Under the assumption that $P \ne NP$, why is it impossible to reduce a problem that is known to be NP-complete to a problem that is known to be of polynomial time complexity? What kind of fundamental theorems would this contradict if it was possible?

  • $\begingroup$ The definition? $\endgroup$ – Raphael Apr 12 '17 at 20:57

It would contradict the assumption that P$\,\neq\,$NP. You could solve the NP-complete problem in polynomial time by reducing it to a problem in P and solving that.

  • $\begingroup$ That is very true and a great, concise explanation. Thank you David! $\endgroup$ – Nyfiken Gul Apr 12 '17 at 11:34

This answer was a response to the original version of the question, which has now been edited to ask something different.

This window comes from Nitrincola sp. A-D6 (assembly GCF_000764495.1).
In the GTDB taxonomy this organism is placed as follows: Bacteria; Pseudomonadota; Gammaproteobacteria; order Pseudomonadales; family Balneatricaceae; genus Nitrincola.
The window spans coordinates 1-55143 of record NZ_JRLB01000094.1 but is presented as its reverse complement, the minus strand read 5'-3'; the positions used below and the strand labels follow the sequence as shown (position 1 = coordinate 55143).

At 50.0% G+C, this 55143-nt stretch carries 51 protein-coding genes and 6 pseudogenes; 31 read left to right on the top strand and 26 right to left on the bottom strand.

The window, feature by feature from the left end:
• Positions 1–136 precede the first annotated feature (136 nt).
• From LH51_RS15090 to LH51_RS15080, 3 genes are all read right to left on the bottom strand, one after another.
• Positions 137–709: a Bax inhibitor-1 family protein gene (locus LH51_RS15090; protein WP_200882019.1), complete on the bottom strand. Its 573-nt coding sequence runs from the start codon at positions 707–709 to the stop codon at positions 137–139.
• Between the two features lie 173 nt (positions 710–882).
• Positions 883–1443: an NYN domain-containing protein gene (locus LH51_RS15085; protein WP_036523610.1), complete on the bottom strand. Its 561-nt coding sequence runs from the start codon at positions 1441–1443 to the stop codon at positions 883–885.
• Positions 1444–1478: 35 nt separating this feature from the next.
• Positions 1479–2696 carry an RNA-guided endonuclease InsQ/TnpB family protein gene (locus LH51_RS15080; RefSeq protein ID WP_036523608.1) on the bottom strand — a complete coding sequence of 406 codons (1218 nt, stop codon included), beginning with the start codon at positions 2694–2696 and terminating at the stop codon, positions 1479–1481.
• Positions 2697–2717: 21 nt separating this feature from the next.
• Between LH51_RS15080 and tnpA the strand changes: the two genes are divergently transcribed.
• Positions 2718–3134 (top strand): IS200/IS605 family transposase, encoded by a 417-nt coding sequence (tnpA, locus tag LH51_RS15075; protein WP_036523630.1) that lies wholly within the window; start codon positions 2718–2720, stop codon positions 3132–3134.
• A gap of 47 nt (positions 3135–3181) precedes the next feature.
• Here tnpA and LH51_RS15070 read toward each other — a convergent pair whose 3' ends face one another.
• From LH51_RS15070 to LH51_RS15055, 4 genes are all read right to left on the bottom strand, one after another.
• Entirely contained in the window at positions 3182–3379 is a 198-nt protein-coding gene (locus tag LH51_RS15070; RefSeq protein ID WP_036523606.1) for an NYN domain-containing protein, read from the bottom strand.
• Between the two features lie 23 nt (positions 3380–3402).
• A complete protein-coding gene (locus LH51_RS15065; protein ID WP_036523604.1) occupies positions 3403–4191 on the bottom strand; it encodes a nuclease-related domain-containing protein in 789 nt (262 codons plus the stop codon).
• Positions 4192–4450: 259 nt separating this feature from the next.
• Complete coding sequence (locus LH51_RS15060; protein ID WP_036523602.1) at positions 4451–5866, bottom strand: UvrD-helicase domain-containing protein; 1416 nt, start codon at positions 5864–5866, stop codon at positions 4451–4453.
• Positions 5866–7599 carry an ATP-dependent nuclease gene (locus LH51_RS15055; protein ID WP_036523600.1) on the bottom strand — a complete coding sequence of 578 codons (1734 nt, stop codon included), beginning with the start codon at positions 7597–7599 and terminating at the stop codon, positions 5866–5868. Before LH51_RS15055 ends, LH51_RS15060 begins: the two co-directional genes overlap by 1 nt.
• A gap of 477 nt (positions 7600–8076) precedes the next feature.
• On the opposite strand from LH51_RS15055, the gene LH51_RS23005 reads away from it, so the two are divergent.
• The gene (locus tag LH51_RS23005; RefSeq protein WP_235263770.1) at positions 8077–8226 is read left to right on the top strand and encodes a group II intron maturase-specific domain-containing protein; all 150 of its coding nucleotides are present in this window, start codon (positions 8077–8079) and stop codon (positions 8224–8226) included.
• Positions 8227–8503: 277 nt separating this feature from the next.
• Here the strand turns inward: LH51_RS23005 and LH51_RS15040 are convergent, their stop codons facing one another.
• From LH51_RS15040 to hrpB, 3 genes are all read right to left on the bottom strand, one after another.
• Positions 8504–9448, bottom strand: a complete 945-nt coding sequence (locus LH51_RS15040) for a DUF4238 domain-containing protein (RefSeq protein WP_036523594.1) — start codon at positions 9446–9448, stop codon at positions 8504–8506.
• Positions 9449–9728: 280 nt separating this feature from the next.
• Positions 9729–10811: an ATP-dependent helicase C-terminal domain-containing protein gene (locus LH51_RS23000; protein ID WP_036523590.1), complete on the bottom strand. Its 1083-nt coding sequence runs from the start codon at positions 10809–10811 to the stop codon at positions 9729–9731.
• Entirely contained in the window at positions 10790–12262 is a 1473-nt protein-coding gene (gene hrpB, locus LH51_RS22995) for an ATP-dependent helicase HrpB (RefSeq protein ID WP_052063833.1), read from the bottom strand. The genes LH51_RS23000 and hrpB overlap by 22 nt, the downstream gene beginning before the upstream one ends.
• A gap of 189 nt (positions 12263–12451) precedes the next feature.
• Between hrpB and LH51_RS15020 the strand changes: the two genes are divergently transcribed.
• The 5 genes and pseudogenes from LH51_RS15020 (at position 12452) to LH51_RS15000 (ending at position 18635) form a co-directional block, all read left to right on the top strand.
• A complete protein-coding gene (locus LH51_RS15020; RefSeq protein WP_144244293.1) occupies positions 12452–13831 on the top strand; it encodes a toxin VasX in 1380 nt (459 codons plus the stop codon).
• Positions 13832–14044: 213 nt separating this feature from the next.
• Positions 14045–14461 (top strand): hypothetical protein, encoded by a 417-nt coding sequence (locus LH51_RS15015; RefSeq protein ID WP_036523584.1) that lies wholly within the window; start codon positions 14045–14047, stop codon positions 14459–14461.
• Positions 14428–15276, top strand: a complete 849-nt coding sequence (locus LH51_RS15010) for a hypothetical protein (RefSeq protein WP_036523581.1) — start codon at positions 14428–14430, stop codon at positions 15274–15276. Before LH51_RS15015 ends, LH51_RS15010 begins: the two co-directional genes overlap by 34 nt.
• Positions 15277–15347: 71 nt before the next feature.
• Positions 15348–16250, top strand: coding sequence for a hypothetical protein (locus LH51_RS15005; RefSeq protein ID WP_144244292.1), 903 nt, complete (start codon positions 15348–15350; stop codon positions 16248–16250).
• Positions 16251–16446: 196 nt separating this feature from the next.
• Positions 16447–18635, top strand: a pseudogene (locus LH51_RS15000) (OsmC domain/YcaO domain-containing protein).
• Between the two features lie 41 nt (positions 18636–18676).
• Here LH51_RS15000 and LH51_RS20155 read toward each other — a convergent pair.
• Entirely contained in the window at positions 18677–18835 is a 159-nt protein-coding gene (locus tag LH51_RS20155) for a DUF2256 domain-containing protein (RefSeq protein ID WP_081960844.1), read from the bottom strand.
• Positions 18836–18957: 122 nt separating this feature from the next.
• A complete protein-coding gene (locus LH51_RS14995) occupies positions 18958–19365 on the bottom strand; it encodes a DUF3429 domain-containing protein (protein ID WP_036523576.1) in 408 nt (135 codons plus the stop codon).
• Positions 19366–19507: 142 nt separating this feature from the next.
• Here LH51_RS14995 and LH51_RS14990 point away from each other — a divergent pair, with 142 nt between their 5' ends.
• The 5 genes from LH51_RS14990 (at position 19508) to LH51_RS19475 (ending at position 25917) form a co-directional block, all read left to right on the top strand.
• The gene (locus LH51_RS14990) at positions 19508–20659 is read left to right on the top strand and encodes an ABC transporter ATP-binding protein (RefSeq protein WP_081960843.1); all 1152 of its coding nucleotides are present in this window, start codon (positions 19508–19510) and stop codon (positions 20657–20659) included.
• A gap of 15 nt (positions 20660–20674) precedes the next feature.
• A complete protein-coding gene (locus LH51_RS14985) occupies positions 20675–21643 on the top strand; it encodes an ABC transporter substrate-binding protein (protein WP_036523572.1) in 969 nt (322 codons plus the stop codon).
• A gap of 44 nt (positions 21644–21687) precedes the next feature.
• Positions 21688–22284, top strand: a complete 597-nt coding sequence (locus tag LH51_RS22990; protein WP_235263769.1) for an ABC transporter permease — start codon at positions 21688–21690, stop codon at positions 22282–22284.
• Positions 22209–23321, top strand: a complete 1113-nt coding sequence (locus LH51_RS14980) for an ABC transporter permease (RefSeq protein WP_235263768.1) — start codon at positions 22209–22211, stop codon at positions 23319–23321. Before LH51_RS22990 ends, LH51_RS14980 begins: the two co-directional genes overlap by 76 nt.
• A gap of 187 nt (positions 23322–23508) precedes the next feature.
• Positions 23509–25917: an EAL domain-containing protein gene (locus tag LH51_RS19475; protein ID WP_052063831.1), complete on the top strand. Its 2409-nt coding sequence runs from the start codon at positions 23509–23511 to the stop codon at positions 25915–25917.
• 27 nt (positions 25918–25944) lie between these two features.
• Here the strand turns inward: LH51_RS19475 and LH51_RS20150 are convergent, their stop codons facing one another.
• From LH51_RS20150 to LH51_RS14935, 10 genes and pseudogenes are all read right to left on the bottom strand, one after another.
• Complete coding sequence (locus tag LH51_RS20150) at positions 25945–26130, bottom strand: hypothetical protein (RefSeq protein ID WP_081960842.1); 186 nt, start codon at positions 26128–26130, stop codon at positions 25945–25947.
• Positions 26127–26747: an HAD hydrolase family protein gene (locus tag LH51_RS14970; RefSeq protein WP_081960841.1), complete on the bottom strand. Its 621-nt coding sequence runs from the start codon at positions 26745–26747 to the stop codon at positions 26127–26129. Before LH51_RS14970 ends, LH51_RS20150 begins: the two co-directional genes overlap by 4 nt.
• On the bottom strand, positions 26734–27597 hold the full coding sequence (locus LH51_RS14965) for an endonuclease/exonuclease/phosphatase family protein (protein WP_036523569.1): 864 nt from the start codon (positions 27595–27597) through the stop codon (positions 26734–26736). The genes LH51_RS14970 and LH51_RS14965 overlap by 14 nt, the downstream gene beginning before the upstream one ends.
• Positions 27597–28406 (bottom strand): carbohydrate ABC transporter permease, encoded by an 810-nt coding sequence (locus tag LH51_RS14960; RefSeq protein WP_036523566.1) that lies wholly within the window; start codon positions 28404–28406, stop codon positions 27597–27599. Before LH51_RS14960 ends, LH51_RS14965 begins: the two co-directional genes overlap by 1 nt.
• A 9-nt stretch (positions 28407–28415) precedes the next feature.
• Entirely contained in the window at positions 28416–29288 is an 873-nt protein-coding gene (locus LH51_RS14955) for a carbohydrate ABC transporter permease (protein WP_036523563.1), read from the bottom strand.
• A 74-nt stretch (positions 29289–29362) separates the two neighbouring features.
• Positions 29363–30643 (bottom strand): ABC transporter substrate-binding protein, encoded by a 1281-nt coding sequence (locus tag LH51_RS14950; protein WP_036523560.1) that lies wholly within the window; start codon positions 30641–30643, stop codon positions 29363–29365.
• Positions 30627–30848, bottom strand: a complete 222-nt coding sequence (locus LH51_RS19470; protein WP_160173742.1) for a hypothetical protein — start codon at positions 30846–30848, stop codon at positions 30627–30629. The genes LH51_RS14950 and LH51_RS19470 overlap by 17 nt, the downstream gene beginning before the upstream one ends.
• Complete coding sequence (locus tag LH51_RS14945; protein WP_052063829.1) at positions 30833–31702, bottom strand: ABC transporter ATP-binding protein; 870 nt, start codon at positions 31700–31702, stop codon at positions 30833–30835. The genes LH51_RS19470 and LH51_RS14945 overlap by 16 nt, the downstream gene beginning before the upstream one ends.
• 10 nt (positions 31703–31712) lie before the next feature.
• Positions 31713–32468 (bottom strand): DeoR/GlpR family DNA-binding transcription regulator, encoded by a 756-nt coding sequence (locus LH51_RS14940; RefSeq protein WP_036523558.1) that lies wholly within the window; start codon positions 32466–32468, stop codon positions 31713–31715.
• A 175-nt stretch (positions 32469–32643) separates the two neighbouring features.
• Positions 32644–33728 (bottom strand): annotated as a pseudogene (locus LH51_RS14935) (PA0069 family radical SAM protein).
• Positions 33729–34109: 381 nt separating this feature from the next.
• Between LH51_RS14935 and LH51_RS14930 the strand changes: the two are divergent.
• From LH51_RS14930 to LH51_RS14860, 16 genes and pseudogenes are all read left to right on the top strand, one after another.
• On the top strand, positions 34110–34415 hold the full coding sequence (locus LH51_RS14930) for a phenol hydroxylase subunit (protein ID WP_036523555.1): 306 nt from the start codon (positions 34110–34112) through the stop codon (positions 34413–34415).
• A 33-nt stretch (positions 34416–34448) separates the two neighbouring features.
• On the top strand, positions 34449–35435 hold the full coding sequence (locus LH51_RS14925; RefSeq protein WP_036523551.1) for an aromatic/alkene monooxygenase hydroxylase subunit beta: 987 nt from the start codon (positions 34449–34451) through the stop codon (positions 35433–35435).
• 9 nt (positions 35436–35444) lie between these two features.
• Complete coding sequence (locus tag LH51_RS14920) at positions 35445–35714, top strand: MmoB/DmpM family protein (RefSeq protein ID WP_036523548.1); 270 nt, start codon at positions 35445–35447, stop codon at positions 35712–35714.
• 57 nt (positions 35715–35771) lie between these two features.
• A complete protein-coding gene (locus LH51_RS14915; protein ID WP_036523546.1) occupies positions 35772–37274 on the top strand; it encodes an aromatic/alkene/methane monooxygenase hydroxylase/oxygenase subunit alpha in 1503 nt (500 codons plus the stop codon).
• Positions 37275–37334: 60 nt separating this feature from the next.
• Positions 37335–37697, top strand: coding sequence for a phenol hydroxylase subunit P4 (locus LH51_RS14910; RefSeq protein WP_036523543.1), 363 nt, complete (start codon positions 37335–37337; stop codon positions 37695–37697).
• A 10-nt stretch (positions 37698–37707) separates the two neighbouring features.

Contrary to your premise, it is possible. If $\text{P} \ne \text{NP}$, then any language in $\text{P}$ reduces to an $\text{NP}$-complete problem, but is not $\text{NP}$-complete itself.

In fact we don't need the $\text{P} \ne \text{NP}$ assumption. $\varnothing$ is not $\text{NP}$-complete but reduces easily to $\text{3-SAT}$.

Additional note: it is generally believed that NP-intermediate problems exist (this is equivalent to $\text{P} \ne \text{NP}$). These problems are not in $\text{P}$ and not $\text{NP}$-complete, but they reduce to $\text{NP}$-complete problems.

  • $\begingroup$ Realized now that I miswrote, ment to say from NP-complete to non-NP-complete.. Silly me. Great answer though, made me understand it a lot better! Thank you :) $\endgroup$ – Nyfiken Gul Apr 12 '17 at 10:53
  • 2
    $\begingroup$ Note that even with the original phrasing of the question, it is not necessarily possible to reduce a non-NP-complete problem to an NP-complete one. For example, the halting problem is not NP-complete but cannot be reduced to 3-SAT. (Or, if you prefer something decidable, the same holds, unconditionally, for any NEXP-complete problem.) $\endgroup$ – David Richerby Apr 12 '17 at 11:48

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